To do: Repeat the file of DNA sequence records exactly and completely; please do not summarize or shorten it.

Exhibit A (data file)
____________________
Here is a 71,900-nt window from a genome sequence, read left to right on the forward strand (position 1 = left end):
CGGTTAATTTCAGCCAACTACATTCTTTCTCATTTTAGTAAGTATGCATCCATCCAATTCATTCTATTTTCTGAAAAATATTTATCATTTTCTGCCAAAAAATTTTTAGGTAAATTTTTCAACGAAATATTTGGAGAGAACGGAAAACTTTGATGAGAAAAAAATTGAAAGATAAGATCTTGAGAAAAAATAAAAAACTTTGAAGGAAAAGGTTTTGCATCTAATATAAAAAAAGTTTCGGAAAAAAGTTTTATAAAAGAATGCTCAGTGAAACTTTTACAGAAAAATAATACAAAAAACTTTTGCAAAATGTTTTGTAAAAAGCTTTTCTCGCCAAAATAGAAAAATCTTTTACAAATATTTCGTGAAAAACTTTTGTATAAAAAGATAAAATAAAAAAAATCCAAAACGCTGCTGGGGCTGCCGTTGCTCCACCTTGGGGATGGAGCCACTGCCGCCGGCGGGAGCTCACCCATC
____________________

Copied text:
Here is a 71,900-nt window from a genome sequence, read left to right on the forward strand (position 1 = left end):
CGGTTAATTTCAGCCAACTACATTCTTTCTCATTTTAGTAAGTATGCATCCATCCAATTCATTCTATTTTCTGAAAAATATTTATCATTTTCTGCCAAAAAATTTTTAGGTAAATTTTTCAACGAAATATTTGGAGAGAACGGAAAACTTTGATGAGAAAAAAATTGAAAGATAAGATCTTGAGAAAAAATAAAAAACTTTGAAGGAAAAGGTTTTGCATCTAATATAAAAAAAGTTTCGGAAAAAAGTTTTATAAAAGAATGCTCAGTGAAACTTTTACAGAAAAATAATACAAAAAACTTTTGCAAAATGTTTTGTAAAAAGCTTTTCTCGCCAAAATAGAAAAATCTTTTACAAATATTTCGTGAAAAACTTTTGTATAAAAAGATAAAATAAAAAAAATCCAAAACGCTGCTGGGGCTGCCGTTGCTCCACCTTGGGGATGGAGCCACTGCCGCCGGCGGGAGCTCACCCATC